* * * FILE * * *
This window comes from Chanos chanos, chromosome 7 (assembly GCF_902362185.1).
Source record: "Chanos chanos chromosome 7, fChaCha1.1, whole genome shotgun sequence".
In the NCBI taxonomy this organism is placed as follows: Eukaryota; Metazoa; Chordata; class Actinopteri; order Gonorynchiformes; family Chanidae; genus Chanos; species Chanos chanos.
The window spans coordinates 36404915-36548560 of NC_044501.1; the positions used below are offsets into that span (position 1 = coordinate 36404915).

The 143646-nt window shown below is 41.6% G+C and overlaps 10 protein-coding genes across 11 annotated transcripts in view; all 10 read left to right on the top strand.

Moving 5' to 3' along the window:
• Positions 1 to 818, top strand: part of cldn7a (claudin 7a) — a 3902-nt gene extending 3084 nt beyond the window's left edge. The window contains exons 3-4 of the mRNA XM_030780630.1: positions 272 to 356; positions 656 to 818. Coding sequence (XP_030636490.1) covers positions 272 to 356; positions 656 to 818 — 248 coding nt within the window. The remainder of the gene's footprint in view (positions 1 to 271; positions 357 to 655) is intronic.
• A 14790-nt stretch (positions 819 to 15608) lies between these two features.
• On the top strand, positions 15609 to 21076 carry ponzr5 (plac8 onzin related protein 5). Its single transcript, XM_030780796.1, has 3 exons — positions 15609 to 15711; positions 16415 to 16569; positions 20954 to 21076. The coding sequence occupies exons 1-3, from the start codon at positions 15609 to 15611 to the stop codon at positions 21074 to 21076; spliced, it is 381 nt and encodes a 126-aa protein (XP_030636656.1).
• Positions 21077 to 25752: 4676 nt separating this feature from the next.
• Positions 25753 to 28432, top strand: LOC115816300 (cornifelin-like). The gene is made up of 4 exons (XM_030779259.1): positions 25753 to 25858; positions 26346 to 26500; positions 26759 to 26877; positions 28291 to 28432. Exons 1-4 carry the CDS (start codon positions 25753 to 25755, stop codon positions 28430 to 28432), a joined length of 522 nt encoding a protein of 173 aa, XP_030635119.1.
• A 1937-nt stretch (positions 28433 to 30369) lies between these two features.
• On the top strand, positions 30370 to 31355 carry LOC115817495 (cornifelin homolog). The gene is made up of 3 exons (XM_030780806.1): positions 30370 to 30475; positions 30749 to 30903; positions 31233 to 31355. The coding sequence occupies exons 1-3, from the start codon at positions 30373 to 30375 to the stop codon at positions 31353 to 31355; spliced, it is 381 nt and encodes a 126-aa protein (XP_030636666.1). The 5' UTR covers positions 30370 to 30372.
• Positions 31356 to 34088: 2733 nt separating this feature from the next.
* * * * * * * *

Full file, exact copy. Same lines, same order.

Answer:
This window comes from Chanos chanos, chromosome 7 (assembly GCF_902362185.1).
Source record: "Chanos chanos chromosome 7, fChaCha1.1, whole genome shotgun sequence".
In the NCBI taxonomy this organism is placed as follows: Eukaryota; Metazoa; Chordata; class Actinopteri; order Gonorynchiformes; family Chanidae; genus Chanos; species Chanos chanos.
The window spans coordinates 36404915-36548560 of NC_044501.1; the positions used below are offsets into that span (position 1 = coordinate 36404915).

The 143646-nt window shown below is 41.6% G+C and overlaps 10 protein-coding genes across 11 annotated transcripts in view; all 10 read left to right on the top strand.

Moving 5' to 3' along the window:
• Positions 1 to 818, top strand: part of cldn7a (claudin 7a) — a 3902-nt gene extending 3084 nt beyond the window's left edge. The window contains exons 3-4 of the mRNA XM_030780630.1: positions 272 to 356; positions 656 to 818. Coding sequence (XP_030636490.1) covers positions 272 to 356; positions 656 to 818 — 248 coding nt within the window. The remainder of the gene's footprint in view (positions 1 to 271; positions 357 to 655) is intronic.
• A 14790-nt stretch (positions 819 to 15608) lies between these two features.
• On the top strand, positions 15609 to 21076 carry ponzr5 (plac8 onzin related protein 5). Its single transcript, XM_030780796.1, has 3 exons — positions 15609 to 15711; positions 16415 to 16569; positions 20954 to 21076. The coding sequence occupies exons 1-3, from the start codon at positions 15609 to 15611 to the stop codon at positions 21074 to 21076; spliced, it is 381 nt and encodes a 126-aa protein (XP_030636656.1).
• Positions 21077 to 25752: 4676 nt separating this feature from the next.
• Positions 25753 to 28432, top strand: LOC115816300 (cornifelin-like). The gene is made up of 4 exons (XM_030779259.1): positions 25753 to 25858; positions 26346 to 26500; positions 26759 to 26877; positions 28291 to 28432. Exons 1-4 carry the CDS (start codon positions 25753 to 25755, stop codon positions 28430 to 28432), a joined length of 522 nt encoding a protein of 173 aa, XP_030635119.1.
• A 1937-nt stretch (positions 28433 to 30369) lies between these two features.
• On the top strand, positions 30370 to 31355 carry LOC115817495 (cornifelin homolog). The gene is made up of 3 exons (XM_030780806.1): positions 30370 to 30475; positions 30749 to 30903; positions 31233 to 31355. The coding sequence occupies exons 1-3, from the start codon at positions 30373 to 30375 to the stop codon at positions 31353 to 31355; spliced, it is 381 nt and encodes a 126-aa protein (XP_030636666.1). The 5' UTR covers positions 30370 to 30372.
• Positions 31356 to 34088: 2733 nt separating this feature from the next.